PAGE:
As snow fell outside of the arena and temperatures dropped into the low 30s here in the alternate universe of Tobacco Road, the conference historically most associated with college basketball excellence -- and yes, I’ll say it: relative purity -- is in need of disinfectant.
Syracuse vacated more than 100 wins and was slapped with five years of probation in 2015. North Carolina was caught in a case of blatant academic fraud but must’ve cashed in a get-out-of-jail-free card from its last game of Monopoly. Duke’s Wendell Carter is one of the big names referenced in an FBI investigation, though to this point he and the sainted Mike Krzyzewski are operating as if he did nothing wrong. Dennis Smith Jr., a former North Carolina State player, has something more significant than a lunch listed next to his name in a ledger obtained by the feds: payments or loans of $43,500 and/or $73,500.
Then there’s Louisville, the most organized of crime.
Even before it was named in the federal investigation for reportedly offering $100,000 (via Adidas) to prospective recruit Brian Bowen, Louisville two weeks ago officially was stripped of 123 victories, two Final Four appearances and a national championship won at the Georgia Dome in 2013.
“Stripped” seemed like the appropriate verb. One of Pitino’s former assistants, Andre McGee, was found to have organized dancers to peel off their clothes and provide other benefits for 15 prospective recruits that extend well beyond a meal plan.
Welcome to March Mudness.
Here’s a question: Why is Louisville even here this week?
The Cardinals have trudged through this season. They entered the ACC tournament as a ninth seed with a 9-9 conference record. They remain on the NCAA tournament bubble after hanging on to defeat Florida State 82-74 at the Barclays Center.
But the mere sight of Louisville is a reminder of everything that is wrong with college athletics in general and basketball in particular.
The players, even the innocent ones on this team, understand how they’re viewed.
“I’m not going to lie to you, it’s been difficult,” senior forward Anas Mahmoud said after Wednesday’s game. “There’s so much stuff going on around us, stuff we can’t control and stuff we can. It’s going to affect you. But we’re trying to have it affect us in a good way – give us motivation.”
This is all you need to know about the state of things at Louisville: The school has an interim president (Greg Postel), an interim athletic director (Vince Tyra) and an interim coach (David Padgett).
It’s an embarrassment that Louisville is even here. A strong case can be made that the conference never should have partnered with a school that chose to have Rick Pitino and Bobby Petrino as its primarily leader of men in athletics.
The Cardinals were the first college basketball program to have a championship banner taken down, and the alleged $100,000 offer to Bowen doesn’t project future bliss.
Louisville kept Pitino after it was learned he had an extramarital affair with the wife of the team’s equipment manager and then gave her money for an abortion. (It was exposed only after the woman tried to extort money from him.) The school also circled the wagons around Pitino after one of his former assistants was caught (after more than three years) providing strippers and prostitutes to recruits.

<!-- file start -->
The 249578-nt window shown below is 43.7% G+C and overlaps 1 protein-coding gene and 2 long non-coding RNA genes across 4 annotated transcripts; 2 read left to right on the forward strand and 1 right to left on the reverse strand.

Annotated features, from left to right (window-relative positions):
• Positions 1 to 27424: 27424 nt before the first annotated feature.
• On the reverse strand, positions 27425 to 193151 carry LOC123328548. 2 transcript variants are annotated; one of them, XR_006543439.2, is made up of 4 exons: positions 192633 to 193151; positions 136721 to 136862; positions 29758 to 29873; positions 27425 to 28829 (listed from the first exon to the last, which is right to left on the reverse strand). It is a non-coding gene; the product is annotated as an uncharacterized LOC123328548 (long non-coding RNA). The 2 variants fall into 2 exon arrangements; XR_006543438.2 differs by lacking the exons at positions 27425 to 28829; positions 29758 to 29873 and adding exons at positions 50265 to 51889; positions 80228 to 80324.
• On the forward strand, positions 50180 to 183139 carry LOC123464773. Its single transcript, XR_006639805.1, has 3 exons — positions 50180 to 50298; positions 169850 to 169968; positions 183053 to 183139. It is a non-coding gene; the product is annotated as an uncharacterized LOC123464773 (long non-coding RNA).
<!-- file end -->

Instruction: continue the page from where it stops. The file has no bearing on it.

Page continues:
Pitino was fired only after the FBI investigation was announced in New York. So this is kind of like old home week.
Pitino, of course, denies knowing anything about the sex scandal.
“I had no knowledge of the reprehensible things that went on in that dormitory.”
Nobody believes that. Besides, ignorance is not a defense, it’s an indictment.
Former athletic director Tom Jurich also was fired. He also disputes any blemish on his perfect self.
It seems nobody at Louisville knew anything about anything. But they cashed the checks.
Former school president James Ramsey resigned in 2016 amid the strippers story and FBI allegations of misuse of public funds.
Not that FBI case, the other FBI case. I know, it’s difficult to keep track.
I support the arguments for paying college athletes, or at least allowing them to earn money with their likeness. But I dispute any suggestion that it will end cheating or the vermin mindset that permeates institutions like Louisville.
As Georgia Tech coach Josh Pastner said the other day, “People who want to cheat are still going to cheat.”
When the NCAA denied Louisville’s appeal of sanctions and even added to the penalties, Postel fumed.
“I cannot say this strongly enough: We believe the NCAA is simply wrong,” he said.
He was under the mistaken assumption that because Louisville apologized, “cooperated fully” with the investigation and self-imposed some penalties, the NCAA should’ve gone easy on the Cardinals.
What a fool. He’s a doctor. He once held the position of chairman of the radiology department at Louisville’s medical school. Being an expert on things like X-rays, MRIs and CT scans should enable one to see things clearly, but Postel operated as if he’s wearing blinders.
I feel for some of the current players and coaches at Louisville. But athletic programs can’t be punished without the innocent paying a price. It’s the way sanctions work.
Padgett, who’s only 33 years old, seems like a nice enough guy and he obviously has had a difficult job this season. How has he navigated all of this?
“Keeping my focus on (players),” he said. “I haven’t been focused on anything else since that day in September when I was named coach. They don’t get a chance to do this season over again, so I’m going to put everything I can to make this season successful.”
But the season is already grease stain on college athletics. We didn’t need a reminder of it this week.
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